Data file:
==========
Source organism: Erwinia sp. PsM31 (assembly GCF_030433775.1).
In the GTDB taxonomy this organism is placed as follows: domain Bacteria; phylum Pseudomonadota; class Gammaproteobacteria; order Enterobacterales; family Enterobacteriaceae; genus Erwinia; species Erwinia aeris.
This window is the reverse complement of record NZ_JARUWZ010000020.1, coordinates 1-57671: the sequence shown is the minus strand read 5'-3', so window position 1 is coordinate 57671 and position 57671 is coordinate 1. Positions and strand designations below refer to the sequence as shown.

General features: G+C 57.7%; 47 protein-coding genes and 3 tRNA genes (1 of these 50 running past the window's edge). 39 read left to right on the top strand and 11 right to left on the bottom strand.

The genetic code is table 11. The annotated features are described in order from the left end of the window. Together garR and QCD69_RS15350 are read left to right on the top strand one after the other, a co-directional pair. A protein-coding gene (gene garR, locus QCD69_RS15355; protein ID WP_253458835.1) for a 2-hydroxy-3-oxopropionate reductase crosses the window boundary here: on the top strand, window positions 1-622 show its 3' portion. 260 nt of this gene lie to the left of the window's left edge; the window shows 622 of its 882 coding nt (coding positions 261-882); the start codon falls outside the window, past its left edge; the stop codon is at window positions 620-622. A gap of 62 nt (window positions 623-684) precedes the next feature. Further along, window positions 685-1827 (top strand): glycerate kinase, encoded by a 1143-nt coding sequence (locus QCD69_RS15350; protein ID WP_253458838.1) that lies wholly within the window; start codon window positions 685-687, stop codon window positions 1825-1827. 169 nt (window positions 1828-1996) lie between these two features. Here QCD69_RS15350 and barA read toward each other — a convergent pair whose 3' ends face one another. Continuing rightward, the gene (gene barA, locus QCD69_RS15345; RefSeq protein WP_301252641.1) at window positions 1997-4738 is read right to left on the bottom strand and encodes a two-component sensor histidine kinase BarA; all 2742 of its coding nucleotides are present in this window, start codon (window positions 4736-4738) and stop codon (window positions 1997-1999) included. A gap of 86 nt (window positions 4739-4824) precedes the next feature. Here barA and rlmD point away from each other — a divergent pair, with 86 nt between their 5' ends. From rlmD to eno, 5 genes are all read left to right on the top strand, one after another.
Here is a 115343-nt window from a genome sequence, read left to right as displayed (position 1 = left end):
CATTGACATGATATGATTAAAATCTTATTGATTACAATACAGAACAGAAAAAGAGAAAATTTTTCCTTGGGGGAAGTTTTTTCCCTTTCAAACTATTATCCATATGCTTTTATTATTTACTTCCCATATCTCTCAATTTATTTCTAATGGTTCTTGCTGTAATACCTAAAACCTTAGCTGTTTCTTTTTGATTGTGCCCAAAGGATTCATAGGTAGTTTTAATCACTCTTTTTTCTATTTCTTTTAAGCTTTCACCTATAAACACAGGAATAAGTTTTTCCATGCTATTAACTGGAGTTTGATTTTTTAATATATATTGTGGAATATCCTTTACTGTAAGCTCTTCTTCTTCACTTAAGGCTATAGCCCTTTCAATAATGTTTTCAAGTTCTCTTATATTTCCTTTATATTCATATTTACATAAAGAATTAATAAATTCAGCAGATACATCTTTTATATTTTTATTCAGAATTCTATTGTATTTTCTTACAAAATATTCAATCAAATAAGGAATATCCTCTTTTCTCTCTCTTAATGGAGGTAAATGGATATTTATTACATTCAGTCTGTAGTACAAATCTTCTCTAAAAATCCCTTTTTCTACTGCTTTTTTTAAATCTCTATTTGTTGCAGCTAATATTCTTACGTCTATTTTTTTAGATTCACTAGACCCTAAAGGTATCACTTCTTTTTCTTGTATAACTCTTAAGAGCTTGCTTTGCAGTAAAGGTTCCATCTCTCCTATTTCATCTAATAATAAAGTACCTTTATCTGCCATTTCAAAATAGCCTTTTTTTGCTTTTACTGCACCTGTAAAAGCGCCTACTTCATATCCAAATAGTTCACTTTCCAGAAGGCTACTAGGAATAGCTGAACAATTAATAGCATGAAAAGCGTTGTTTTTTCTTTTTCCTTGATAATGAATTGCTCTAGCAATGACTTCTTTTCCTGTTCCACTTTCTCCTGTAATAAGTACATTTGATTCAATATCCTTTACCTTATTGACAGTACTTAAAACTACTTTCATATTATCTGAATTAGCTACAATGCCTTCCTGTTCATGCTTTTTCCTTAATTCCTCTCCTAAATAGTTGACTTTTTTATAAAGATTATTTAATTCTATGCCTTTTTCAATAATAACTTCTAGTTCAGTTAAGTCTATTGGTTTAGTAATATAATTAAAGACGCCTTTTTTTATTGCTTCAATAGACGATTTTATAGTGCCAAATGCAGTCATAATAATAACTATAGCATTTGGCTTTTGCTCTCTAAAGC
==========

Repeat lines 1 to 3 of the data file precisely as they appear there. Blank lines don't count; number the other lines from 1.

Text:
Source organism: Erwinia sp. PsM31 (assembly GCF_030433775.1).
In the GTDB taxonomy this organism is placed as follows: domain Bacteria; phylum Pseudomonadota; class Gammaproteobacteria; order Enterobacterales; family Enterobacteriaceae; genus Erwinia; species Erwinia aeris.
This window is the reverse complement of record NZ_JARUWZ010000020.1, coordinates 1-57671: the sequence shown is the minus strand read 5'-3', so window position 1 is coordinate 57671 and position 57671 is coordinate 1. Positions and strand designations below refer to the sequence as shown.